You should seek medical attention "certainly any time there's worsening of symptoms," Safdar says. It is also important to get evaluated if you cleared the virus, but are still having a hard time functioning the way you used to.
How common is Long COVID, and how long does it last?
Because COVID-19 is such a new disease, the lasting effects of the coronavirus are still being researched. Safdar says she's seen studies that suggest up to 40% of all people with COVID will have persisting symptoms, or as few as 10%, but that actual numbers likely vary depending on the population and who was in the study.
If you consider Long COVID only in cases where people develop new symptoms they didn't have before, for example, the percentage of people who have Long COVID is smaller, she says. If you include cases with both new symptoms and persisting symptoms, which is the CDC definition, the number of people affected by Long COVID is much higher.
How long does the condition last? Safdar says there isn't enough information right now to say for certain, and that there will be a lot of "variation" in people's recoveries.
"We do know that as long as six months out, people still have symptoms," she says. "So it may take as much as a year -- hopefully not longer than that."
What causes Long COVID?
Like everything else involving the coronavirus, research is underway. New information reported by Healthline suggests that there may be long-term changes in gene expression, and that the spike protein made when someone is infected with COVID-19 can affect healthy cells, causing lasting symptoms.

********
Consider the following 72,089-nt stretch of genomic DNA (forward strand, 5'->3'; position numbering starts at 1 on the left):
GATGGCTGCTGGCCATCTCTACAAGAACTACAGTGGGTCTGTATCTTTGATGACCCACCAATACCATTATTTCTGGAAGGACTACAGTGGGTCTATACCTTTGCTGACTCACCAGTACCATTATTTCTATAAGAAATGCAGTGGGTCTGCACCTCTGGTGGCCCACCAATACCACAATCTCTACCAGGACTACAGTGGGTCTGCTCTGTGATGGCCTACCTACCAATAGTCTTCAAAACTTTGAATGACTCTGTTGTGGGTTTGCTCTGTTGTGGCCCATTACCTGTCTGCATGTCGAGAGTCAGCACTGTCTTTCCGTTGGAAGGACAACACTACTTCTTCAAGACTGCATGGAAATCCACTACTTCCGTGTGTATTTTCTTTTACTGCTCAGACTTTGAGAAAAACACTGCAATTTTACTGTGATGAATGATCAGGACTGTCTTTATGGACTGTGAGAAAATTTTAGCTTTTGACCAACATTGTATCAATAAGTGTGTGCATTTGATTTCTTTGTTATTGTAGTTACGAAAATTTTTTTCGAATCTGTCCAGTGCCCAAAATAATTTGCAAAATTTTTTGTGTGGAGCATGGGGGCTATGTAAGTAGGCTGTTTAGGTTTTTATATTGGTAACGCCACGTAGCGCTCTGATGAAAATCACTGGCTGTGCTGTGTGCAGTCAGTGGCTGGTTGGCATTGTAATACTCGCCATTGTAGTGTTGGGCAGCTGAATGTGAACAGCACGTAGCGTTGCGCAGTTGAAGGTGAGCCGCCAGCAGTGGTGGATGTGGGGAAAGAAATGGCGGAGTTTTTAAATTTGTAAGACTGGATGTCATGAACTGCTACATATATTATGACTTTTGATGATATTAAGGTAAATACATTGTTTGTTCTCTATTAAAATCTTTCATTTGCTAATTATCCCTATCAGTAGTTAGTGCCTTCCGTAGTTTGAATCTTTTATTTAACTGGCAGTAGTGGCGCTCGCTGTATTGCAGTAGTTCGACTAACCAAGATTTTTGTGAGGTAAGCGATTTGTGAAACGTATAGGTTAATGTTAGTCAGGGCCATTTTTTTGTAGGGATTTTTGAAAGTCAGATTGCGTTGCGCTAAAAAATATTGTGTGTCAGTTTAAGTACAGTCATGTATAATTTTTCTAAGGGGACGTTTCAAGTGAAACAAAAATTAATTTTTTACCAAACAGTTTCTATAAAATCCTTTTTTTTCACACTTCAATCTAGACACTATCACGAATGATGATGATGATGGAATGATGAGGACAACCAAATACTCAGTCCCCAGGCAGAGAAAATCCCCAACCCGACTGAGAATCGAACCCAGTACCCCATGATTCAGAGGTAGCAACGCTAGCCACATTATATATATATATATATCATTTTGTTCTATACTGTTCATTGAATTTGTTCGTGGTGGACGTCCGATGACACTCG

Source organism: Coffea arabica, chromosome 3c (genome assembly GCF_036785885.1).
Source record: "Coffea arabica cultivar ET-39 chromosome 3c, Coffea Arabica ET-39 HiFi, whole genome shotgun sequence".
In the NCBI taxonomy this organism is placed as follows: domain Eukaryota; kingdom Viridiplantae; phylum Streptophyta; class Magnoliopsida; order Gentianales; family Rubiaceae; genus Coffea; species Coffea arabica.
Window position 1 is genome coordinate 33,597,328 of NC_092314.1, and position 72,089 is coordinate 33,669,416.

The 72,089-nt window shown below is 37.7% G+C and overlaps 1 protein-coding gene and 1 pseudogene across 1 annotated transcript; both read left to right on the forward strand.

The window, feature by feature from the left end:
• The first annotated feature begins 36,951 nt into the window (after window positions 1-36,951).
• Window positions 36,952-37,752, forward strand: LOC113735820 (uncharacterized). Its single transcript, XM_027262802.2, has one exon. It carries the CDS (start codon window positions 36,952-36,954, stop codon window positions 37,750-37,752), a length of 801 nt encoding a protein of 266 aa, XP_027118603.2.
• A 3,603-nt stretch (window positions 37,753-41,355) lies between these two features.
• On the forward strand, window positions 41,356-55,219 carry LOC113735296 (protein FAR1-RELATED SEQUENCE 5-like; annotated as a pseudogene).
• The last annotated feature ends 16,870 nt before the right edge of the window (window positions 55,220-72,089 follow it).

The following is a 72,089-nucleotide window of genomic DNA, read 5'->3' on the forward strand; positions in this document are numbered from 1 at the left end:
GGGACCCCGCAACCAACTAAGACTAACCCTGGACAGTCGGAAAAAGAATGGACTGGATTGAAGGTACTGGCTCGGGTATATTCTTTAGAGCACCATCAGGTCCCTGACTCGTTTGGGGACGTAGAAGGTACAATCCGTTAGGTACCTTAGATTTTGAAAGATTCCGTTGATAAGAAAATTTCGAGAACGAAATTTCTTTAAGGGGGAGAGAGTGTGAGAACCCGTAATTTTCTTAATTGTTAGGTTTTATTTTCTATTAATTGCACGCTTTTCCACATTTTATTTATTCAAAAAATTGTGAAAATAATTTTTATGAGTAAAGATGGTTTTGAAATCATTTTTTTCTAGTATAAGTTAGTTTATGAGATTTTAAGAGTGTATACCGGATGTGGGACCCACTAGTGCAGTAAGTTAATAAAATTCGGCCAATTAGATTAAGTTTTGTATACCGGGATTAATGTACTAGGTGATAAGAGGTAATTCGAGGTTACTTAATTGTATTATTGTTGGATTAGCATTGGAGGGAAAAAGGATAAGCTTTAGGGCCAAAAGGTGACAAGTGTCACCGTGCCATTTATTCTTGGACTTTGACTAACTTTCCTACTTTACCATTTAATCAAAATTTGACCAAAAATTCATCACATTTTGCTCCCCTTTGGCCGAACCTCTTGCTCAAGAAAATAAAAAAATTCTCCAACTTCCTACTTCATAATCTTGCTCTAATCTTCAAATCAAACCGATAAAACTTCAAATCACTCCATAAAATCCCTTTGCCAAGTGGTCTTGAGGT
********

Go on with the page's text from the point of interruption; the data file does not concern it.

Other theories include inflammation of the immune system, decreased function of the immune system and post-traumatic stress from illness. Lasting symptoms may also be due to organ damage caused by COVID-19.
If I have Long COVID, does that mean I'm still contagious?
No. Once your body has cleared the virus and you test negative for COVID-19, you won't spread it. Long COVID is also a different condition than a longer-than-normal COVID-19 infection, where the virus is still active in a person and making them sick.
However, note that it's possible to get COVID-19 more than once, and testing negative doesn't mean you'll never test positive again.
Can Long COVID be treated?
Safdar says that practicing standard healthy behaviors like eating nutritious foods, getting rest and avoiding substances like tobacco can reduce COVID-19 severity. But given that even people who had mild cases of COVID-19 can be long-haulers, there isn't a real answer right now.
One thing that might help a Long COVID case, Safdar says, is getting the vaccine. She says there have been recorded cases of people improving after getting vaccinated, and that the vaccine might be changing people's immune response and interfering with Long COVID symptoms. But, she says, "the mechanism is not clear."
What is clear is the importance of vaccines. "I think that would be an important message -- vaccination serves two purposes," Safdar says. "One, of course you want to get it before you have COVID so it protects you from it, but even in the people who have had the infection, anecdotally, it seems that vaccination helps with the symptoms of Long COVID."
The information contained in this article is for educational and informational purposes only and is not intended as health or medical advice. Always consult a physician or other qualified health provider regarding any questions you may have about a medical condition or health objectives.